• If you own a fax machine, using Naked DSL could be a challenge as the fax relies on a dial tone to work. While solutions do exist to make a fax machine work on a Naked DSL setup, it can be complex and may be easier to keep the line just for the fax. Also, if a subscription TV service such as Foxtel or Optusvision is part of your home entertainment equation, Naked DSL might not be the solution you need as a phone line with a dial tone may be required to send information for updates and subscription purchases for ‘pay per view’ broadcasts.
  • Some critics of Naked DSL have put forward the argument for not having Naked DSL based on concerns for safety with regards to support for emergency services. However an emergency call can always be made (either 112 or 000), with a mobile phone – even if it's without a SIM card.

VoIP while keeping the landline

While only a limited number of ISPs offer a Naked DSL service, most can incorporate VoIP as part of a broadband package. Although this means you still need to pay for line rental, the benefits include a wider range of ISPs to choose from and fewer compromises when your connection is not working.

Most ISPs are able to confirm whether your address is ADSL supported by providing either your postcode or address on their website. Once you confirm that you can get ADSL, the process should be fairly easy to get up and running. The installation procedure can vary depending on whether an existing modem is used or whether a ‘plug and play’ modem router is supplied by the ISP.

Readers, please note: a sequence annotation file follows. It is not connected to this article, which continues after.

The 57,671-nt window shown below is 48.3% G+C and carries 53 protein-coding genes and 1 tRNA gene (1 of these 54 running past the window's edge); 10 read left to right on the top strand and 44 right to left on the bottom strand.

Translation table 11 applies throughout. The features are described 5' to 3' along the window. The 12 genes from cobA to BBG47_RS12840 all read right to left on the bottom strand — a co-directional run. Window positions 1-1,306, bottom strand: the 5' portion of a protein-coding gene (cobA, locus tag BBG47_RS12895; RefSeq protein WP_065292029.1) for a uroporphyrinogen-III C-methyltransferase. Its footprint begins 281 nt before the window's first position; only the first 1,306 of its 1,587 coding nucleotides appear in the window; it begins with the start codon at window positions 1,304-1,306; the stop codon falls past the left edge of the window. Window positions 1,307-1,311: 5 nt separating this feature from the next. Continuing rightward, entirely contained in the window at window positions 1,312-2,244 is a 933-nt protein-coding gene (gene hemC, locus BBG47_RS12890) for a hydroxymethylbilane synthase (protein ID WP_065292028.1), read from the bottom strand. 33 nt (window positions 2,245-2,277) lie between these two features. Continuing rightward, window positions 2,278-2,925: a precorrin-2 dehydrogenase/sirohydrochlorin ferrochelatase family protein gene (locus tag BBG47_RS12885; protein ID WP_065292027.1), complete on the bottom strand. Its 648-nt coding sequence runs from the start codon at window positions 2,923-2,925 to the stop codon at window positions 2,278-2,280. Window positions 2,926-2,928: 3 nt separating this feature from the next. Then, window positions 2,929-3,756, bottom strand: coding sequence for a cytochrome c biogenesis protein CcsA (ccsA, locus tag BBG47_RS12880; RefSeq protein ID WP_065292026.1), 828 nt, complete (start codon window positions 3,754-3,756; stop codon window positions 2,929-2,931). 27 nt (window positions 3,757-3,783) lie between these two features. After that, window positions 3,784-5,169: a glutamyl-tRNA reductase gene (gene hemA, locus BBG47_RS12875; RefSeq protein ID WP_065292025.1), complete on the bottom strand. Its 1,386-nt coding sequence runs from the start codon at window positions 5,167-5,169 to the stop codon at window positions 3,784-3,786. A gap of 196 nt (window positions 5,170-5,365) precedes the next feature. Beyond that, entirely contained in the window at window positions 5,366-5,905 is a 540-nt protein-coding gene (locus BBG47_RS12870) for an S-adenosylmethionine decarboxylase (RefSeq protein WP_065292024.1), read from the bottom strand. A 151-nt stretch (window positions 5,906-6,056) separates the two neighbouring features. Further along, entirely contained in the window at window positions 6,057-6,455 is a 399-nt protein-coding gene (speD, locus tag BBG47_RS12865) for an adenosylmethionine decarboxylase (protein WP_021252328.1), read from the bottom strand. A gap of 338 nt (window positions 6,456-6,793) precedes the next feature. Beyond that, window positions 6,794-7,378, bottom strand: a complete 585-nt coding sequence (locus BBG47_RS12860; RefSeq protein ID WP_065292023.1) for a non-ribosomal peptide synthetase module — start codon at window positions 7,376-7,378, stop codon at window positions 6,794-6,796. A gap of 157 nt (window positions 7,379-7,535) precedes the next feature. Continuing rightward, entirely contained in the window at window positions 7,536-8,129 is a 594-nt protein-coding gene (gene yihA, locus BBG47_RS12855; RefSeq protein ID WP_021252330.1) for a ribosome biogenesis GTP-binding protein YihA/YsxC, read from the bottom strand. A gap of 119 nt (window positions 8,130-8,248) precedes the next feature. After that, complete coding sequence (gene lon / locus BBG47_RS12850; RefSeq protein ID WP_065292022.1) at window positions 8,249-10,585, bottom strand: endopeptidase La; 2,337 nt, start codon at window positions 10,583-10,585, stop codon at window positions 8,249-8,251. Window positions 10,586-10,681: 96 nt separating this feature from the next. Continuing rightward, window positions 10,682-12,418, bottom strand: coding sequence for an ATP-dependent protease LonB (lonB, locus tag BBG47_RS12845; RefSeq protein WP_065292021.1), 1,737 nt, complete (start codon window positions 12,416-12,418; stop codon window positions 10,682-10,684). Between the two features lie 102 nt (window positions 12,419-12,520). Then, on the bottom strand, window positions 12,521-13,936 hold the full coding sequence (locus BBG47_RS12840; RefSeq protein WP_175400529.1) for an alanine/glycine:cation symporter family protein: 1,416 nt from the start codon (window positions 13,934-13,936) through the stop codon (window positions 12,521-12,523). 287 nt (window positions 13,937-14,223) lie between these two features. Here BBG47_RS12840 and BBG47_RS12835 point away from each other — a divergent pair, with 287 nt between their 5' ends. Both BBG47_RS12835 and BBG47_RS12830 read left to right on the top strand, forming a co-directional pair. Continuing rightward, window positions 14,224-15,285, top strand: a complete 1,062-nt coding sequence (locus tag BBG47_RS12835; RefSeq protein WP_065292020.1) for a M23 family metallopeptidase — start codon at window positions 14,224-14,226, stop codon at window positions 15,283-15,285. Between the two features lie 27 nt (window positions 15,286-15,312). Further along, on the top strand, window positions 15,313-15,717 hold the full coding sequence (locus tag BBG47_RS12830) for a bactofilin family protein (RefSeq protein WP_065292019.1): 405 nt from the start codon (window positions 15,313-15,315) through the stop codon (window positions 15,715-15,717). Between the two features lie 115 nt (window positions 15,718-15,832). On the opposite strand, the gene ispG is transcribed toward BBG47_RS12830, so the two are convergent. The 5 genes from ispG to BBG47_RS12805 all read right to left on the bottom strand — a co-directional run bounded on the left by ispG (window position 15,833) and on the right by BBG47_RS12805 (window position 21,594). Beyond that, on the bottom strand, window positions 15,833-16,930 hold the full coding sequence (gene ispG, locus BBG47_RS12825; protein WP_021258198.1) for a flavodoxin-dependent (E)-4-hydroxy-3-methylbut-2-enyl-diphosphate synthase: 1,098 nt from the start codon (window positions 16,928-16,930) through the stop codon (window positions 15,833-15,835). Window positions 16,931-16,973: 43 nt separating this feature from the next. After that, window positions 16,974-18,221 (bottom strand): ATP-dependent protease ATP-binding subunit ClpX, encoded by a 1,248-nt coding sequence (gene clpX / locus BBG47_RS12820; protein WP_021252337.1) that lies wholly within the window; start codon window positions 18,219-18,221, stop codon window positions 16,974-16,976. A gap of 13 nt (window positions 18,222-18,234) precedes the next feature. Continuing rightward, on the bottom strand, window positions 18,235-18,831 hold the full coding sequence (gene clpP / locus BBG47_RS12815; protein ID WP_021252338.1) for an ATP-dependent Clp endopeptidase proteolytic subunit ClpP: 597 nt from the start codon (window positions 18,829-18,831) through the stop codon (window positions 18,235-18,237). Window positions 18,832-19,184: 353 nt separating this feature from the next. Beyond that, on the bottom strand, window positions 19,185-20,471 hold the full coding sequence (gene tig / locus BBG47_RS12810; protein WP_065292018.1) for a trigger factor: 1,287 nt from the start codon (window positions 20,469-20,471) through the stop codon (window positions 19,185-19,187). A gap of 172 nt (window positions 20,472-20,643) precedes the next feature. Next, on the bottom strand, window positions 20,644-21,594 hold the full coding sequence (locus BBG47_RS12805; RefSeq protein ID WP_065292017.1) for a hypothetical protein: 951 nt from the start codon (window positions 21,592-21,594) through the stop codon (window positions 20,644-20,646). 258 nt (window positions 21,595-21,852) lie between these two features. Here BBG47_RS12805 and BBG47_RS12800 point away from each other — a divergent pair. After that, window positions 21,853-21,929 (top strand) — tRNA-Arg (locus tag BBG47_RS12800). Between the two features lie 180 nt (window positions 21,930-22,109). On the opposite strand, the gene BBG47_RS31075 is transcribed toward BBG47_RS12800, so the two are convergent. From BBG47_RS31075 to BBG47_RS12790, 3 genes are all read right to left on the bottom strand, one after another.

Some users with little knowledge of how modem routers work may become confused over the numerous settings required to set up an ADSL and VoIP connection. While ISPs often provide simple setup procedures and supply a modem that is virtually plug and play, the price to pay for this ease of use can be a longer term contract or an additional setup fee.

A potential issue with the exclusive use of VoIP is the problems that can arise if the internet connection fails. However many new VoIP modems include a PSTN failover port which allows the handset connected to the VoIP modem to continue to operate and take calls on the normal landline if internet access is not available.

A power failure, though, will almost certainly render your internet modem and VoIP device inoperable. This is also true of a cordless phone so it might be a good idea to keep a corded phone in the cupboard for emergencies or use your mobile phone.

If you want to combine the cost savings of VoIP with the security of a landline, look at the cheapest line rental plans available. Distribute the POTS landline number as your phone number and receive calls on it while using the VoIP line to make calls.

Did you know?

VoIP services that receive a call from the Public Switched Telephone Network (PSTN) need a real telephone number to enable calls to be routed correctly.

However, some VoIP users have phone numbers that give no information of their geographic position as the number is based on an IP address rather than a fixed address. For example, you may live in Sydney and move to Melbourne whilst keeping your Sydney phone number. This might be handy if most of the people you talk to live in Sydney and can call you for the cost of a local call. However the downside is that it can be difficult to determine where the call originates from in case of an emergency.

There have been examples of VoIP calls made where emergency services were sent to a completely different city due to the VoIP number used. The Australian Communications and Media Authority has raised these concerns and have proposed amendments to the telecommunications determination for VoIP providers to only release geographically accurate phone numbers or provide for an a incoming call to be flagged as a VoIP number so the caller will be asked for their location. The 0550 number range is used where the telephone service is not fixed to a particular location, such as a fully nomadic IP-based service.